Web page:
Sink rate is governed by two factors- weight and resistance to sinking. This blog writer used to tie the prettiest Hare’s Ear Nymphs, with a nice, active body and super buggy thorax. The only problem was, they wouldn’t sink. Just like a dry fly’s hackle, all those spiky tendrils were trapping air and spreading out in the water, seriously hindering my flies rapid descent in the water. Pretty in the vise ain’t pretty in the water! Too much fuzz on your fly, too much spread, and it won’t sink fast enough.
Which is why the Perdigon style fly, or SR Bullet, is the backbone of any Euro nymphers box. This hard bodied fly is unprepossessing at first, seeming to flout all the widely held beliefs that a fly must be active in the water to look alive and attract fish. Because Euro nymphing is designed to put your fly in a place where the trout doesn’t question its presence, action is less important. If it’s close to looking like food, and skimming across the bottom like the naturals, it’s going to get eaten.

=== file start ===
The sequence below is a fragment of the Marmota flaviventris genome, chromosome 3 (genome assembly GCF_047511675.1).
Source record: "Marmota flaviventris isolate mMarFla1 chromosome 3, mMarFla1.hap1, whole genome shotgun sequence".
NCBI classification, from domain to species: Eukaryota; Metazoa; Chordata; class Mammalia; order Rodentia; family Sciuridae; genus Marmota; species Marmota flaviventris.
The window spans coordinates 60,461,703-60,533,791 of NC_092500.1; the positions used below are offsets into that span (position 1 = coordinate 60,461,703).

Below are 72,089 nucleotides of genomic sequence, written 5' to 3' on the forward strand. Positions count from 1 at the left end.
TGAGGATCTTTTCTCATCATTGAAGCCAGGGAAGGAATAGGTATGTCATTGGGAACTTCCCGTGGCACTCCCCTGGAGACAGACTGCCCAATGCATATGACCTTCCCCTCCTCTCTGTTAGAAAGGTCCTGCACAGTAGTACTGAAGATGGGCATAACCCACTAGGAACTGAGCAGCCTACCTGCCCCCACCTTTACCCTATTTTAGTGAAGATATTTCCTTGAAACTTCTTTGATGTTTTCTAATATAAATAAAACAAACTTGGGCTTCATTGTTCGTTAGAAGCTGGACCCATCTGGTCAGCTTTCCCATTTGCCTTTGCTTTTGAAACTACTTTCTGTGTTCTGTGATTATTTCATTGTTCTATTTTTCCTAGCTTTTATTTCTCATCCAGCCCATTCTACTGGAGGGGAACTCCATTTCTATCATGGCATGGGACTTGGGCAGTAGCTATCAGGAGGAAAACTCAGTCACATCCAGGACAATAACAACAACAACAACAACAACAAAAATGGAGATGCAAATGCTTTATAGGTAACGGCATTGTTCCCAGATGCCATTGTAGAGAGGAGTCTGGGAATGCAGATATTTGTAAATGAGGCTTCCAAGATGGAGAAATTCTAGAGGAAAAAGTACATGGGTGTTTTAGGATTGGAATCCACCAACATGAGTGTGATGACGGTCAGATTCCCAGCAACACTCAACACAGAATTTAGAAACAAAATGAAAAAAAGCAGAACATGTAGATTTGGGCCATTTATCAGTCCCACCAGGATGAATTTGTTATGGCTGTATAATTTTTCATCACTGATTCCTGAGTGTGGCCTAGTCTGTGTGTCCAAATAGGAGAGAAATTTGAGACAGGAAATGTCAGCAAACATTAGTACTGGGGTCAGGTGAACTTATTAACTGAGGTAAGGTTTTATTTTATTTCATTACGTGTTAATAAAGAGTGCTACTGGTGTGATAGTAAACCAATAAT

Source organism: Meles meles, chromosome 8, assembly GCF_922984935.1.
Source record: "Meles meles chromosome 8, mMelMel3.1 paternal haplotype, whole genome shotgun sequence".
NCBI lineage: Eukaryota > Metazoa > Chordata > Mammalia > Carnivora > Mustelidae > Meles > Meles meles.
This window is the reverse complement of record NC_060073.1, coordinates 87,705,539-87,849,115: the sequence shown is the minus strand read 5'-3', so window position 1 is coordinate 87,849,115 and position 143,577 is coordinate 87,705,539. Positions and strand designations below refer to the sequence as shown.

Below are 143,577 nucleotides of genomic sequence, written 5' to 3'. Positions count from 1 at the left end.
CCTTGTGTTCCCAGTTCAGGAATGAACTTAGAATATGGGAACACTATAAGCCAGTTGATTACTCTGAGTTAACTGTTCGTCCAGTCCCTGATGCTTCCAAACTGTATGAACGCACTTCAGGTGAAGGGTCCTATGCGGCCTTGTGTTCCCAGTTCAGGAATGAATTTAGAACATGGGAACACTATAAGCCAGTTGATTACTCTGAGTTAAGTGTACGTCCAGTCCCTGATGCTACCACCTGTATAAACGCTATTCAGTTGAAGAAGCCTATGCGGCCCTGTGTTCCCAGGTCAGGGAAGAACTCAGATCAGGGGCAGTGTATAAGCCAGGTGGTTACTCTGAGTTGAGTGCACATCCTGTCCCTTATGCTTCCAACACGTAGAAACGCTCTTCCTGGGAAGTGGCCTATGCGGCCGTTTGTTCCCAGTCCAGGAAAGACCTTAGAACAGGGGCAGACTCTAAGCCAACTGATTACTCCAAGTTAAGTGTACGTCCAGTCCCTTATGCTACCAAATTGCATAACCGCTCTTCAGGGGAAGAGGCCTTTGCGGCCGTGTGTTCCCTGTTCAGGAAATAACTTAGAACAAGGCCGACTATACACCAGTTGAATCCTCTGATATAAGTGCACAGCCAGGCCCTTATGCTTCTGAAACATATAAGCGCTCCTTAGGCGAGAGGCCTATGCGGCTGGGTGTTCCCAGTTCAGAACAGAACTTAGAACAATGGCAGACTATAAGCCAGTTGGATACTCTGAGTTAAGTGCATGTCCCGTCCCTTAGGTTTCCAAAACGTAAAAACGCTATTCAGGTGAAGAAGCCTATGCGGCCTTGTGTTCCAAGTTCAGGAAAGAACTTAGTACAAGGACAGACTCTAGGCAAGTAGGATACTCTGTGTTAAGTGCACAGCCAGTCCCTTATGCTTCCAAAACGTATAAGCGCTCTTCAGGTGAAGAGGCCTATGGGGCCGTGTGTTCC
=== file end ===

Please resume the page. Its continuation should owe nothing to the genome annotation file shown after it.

Choosing your first Perdigons is easy. Light, dark, big and small. What could be simpler to get started! The Orvis Co., at one point, had a brilliant idea. They offered a basic mayfly nymph in light, medium and dark. It didn’t sell, as evidenced by its almost instantaneous removal from the catalog. But the concept is smart and useful. You don’t need a lot of accuracy when putting your fly directly on the trout’s nose. The fish are feeding, taking in as much food as they can, and when your fly is in the trout’s comfort/feeding zone, it’s going to get eaten if it’s anywhere close. Light, dark, big and small.